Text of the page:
A federal prisoner field a civil rights lawsuit, alleging that he was subjected to secondhand smoke in violation of his Eighth Amendment right to be free from cruel and unusual punishment. He alleged that the secondhand smoke was aggravating his asthma. The court granted summary judgment for the defendants, ruling that Elrod failed to make the showing, required under Helling, that he was exposed to unreasonably high levels of secondhand smoke in prison. The court found that “there were no clinical indications, such as significant changes with plaintiff’s peak flow or his oxygenation levels, that indicate that plaintiff’s asthma condition was caused or aggravated by unreasonably high levels” of secondhand smoke. Furthermore, evidence that prison officials had disciplined some prisoners for smoking in an unauthorized area :does not show that defendants were deliberately indifferent to the risk of harm” of secondhand smoke, “but rather it demonstrates that defendants implemented and enforced a smoking policy in an attempt to limit” exposure to secondhand smoke.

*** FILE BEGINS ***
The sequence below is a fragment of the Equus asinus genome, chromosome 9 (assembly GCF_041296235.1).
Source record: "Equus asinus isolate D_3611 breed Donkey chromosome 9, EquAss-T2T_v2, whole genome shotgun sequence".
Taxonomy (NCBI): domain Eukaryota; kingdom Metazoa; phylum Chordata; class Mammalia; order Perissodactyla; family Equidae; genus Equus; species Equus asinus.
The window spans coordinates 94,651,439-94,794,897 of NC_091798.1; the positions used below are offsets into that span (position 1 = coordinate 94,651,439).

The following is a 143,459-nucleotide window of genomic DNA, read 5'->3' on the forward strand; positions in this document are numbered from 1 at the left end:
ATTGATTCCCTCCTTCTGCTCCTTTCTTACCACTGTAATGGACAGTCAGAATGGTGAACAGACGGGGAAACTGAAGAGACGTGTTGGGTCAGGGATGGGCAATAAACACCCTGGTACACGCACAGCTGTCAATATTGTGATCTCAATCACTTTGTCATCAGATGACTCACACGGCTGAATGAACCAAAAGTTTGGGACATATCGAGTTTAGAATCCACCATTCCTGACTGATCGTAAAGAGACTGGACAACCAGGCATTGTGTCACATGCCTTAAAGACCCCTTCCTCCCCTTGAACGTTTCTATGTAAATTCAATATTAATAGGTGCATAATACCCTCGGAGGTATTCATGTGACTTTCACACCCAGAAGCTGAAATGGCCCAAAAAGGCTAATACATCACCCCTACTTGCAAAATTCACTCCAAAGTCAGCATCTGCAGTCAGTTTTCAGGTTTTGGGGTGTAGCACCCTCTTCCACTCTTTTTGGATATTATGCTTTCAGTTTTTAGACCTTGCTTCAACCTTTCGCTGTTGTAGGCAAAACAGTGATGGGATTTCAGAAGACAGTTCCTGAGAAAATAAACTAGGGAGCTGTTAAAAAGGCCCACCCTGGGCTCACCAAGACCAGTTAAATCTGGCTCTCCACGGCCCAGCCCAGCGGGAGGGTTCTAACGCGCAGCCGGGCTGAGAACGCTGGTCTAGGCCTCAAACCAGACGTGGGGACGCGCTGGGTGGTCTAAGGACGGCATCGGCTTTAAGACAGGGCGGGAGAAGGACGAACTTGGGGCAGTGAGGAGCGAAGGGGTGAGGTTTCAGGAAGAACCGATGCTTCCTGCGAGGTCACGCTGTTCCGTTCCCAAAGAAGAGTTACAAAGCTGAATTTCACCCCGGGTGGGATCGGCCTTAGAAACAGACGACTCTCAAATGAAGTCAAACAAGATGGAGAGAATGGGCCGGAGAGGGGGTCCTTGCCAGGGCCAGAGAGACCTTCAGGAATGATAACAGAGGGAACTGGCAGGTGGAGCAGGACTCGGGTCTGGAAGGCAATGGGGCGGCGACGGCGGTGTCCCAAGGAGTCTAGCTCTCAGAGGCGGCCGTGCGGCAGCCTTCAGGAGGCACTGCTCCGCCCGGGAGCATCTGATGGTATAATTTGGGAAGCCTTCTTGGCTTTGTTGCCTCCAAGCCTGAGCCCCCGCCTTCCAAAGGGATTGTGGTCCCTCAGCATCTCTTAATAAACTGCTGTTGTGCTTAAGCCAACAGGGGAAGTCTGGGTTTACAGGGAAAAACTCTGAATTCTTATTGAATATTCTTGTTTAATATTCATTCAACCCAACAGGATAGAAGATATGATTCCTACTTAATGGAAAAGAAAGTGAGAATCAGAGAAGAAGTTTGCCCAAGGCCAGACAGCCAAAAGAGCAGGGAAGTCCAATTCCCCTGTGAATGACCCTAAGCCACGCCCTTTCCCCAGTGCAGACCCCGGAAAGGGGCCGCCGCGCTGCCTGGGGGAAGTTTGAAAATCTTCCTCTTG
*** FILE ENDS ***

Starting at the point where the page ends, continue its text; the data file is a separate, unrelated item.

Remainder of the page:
2007 U.S. Dist. LEXIS 19713 (U.S.D.C. D., Kan.).